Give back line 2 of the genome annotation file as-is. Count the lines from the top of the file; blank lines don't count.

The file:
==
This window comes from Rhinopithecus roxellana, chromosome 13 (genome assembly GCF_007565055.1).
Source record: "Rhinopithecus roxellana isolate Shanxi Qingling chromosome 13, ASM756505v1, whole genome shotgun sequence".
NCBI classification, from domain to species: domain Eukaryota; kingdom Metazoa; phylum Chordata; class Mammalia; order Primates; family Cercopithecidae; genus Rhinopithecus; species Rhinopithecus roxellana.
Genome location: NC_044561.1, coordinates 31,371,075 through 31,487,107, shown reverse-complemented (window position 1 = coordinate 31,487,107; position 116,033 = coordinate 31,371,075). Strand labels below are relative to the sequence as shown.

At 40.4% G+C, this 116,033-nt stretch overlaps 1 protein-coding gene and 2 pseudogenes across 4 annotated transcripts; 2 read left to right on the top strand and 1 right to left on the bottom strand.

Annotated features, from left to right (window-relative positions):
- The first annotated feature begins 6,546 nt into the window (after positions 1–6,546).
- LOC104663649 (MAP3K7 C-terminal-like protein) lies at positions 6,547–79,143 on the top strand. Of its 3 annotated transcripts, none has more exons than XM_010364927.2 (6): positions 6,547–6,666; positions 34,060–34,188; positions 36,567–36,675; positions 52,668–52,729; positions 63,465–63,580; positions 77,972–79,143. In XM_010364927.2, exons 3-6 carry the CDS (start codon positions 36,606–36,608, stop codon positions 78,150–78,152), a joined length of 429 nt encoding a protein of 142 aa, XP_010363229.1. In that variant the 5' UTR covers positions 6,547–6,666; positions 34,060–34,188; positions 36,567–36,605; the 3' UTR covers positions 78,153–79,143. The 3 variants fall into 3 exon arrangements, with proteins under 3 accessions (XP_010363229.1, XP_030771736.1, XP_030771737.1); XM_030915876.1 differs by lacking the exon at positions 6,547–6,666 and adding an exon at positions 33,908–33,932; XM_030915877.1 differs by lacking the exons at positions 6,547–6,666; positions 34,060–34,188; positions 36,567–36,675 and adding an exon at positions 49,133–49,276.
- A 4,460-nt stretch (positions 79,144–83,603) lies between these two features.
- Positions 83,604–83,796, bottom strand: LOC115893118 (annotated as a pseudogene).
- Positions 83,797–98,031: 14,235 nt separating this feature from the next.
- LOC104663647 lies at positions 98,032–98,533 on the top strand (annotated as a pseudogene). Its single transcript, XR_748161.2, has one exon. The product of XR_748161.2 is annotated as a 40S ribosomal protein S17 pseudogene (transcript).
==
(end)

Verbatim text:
Source record: "Rhinopithecus roxellana isolate Shanxi Qingling chromosome 13, ASM756505v1, whole genome shotgun sequence".